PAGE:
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[DotGNU]Re: Virtual Identities: standards work

From: Peter Minten
Subject: [DotGNU]Re: Virtual Identities: standards work
Date: Sun, 17 Nov 2002 10:16:22 +0100

Stephen Compall wrote:
> Peter Minten wrote:
> > a lot is unclear about the DotGNU Common Virtual Identity System (DCVIS or
> > simply VIS). And with the current amount of active auth coders that's not 
> > likely
> (define GBFM (choose-your-favorite-from CVIS VIS CVI DCVIS DVIS DCVI 

What does GBFM mean?
> The important thing is to remember that GBFM is not just address@hidden

I completely agree here.

> > to change soon. The VIS needs however to be integrated into the DotGNU 
> > System. I
> > therefore propose the following:
> > 
> > * We should create a specification of the VIS.
> Somebody finally said it! :)

Check the attached file for a start on the specification.
> > * These specifications should be used to implement a minimal feature 
> > reference
> > VIS server.
> Perhaps a reference library, GPLd, would be better? After all, the 
> implementation still has to define the environment.

I still prefer a standalone app, GPLd, Ruby, with much care for readability.
After all the reference server's goal is to show how it can be done, not doing
it for all situations. Oh and by the way Ruby is largely environment

If the reference server turns out to be a success the code could be rewritten in
C in lib form. That way we'd have the best of 2 worlds: an easy to code testing
server and a stable fast lib.

> > The way I see things there are a number of things to be put into the VIS 
> > spec:
> > * How the VIS server communicates with a webservice
> IMHO, this is more of a DotGNU webservice standard issue than a GBFM 
> issue. That is, there are different ways to interact with it, depending 
> on the larger system. As long as you have full data access, the access 
> method doesn't affect the GBFM itself.

IMHO the GFBM standard is part of the DotGNU webservices standard. So the access
method does matter.

> > * How a Virtual Identity must be structured (note that this only applies to 
> > the
> > VI send over the connection with the webservice, the VIS server's internal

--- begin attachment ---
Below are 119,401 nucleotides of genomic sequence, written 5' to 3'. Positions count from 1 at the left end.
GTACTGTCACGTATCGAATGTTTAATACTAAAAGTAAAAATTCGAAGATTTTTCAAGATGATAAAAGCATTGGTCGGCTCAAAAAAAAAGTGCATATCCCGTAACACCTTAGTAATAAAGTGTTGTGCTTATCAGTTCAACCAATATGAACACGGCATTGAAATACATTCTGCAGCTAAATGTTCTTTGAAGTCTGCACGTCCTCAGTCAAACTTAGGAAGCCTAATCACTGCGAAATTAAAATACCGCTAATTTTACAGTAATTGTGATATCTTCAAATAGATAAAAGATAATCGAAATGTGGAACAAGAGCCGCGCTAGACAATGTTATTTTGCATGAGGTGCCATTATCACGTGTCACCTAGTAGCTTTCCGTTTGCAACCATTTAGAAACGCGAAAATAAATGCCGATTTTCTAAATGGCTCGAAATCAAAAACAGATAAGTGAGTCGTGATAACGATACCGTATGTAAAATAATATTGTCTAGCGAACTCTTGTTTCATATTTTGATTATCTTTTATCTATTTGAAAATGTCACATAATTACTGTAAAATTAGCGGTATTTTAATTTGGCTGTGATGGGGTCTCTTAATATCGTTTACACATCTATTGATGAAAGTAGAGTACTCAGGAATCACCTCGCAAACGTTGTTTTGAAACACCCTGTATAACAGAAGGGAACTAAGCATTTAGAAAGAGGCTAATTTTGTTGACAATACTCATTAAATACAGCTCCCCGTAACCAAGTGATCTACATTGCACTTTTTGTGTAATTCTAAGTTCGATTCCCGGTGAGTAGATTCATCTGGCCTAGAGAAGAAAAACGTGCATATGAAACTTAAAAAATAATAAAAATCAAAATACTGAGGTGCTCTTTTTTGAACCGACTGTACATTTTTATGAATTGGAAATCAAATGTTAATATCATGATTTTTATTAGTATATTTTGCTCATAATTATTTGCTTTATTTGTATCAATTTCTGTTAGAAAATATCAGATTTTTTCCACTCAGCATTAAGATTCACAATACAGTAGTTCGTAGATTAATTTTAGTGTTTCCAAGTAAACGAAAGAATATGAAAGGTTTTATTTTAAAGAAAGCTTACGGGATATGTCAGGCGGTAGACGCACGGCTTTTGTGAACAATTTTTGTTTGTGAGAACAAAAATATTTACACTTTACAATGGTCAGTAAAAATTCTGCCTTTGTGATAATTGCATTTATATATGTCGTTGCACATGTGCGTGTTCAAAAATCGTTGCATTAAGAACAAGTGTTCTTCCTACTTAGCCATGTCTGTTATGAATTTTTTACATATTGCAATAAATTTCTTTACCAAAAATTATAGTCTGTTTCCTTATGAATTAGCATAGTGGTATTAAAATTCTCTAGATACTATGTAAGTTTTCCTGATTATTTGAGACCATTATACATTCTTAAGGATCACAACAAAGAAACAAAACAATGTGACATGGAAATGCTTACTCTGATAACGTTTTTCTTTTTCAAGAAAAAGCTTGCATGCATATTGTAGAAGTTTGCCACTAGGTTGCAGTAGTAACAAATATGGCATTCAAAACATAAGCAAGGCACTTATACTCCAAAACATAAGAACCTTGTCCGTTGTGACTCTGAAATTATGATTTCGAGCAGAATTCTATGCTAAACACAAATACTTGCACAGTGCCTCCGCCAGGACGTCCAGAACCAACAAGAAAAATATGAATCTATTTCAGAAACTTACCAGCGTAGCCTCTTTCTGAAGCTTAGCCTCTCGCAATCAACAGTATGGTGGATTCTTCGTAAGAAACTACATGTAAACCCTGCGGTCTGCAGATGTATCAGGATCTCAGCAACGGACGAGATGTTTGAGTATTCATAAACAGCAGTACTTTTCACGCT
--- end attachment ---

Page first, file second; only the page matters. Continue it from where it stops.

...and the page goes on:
> > structure of a VI is unspecified).
> Same as above.


> > * What fields of a VI are mandatory (a field like name should be in all 
> > VI's)
> Maybe a better name for the 'name' field would be "label"; it's a free 
> selection anyway.

Depends, does name refer to the name of the user or to the name of the VI?

> BTW, I believe there are owner-of-the-data issues here as well. Perhaps 
> the OOTD methodology, whatever it may be, will play into GBFM. So 
> hopefully OOTD can be resolved soon.

I'd love to hear your suggestions for that :-).


DotGNU Auth Spec


Data types

A VI can have fields of the following types:

        16 bits integer

        32 bits integer

        64 bits integer

        single precision floating point number

        double precision floating point number

        text string of unspecified length

        binary data of unspecified length

        array of fields, numbering is implicit

        hash (structure) of fields

Note that at the top level the VI data is contained in a nameless hash.


VI data MUST always be send over the network in encrypted form. The same
method as in GPG are used for that. The minimum key size is 1024 bits.
The prefferred keysize is 2048 bits (can't be secure enough with personal data).


The user can specify masks for specific apps or groups of apps. A mask tells
the VI server what data may be transmitted to the webservice. It also tells
the VI server what changes the webservice may apply on the VI without explicit
user permission and what changes the webservice may never apply on the VI,
if no rule is specified for a field the default behaviour is that the VI 
server asks explicit permission to the user for the change.

Webservice directory

Due to trust problems it will be inevitable to have a Trusted Third Party in
the system. A webservice directory would be a good choice for the standard TTP.
This has the advantage that the webservice directory could also serve as a 
discovery system.

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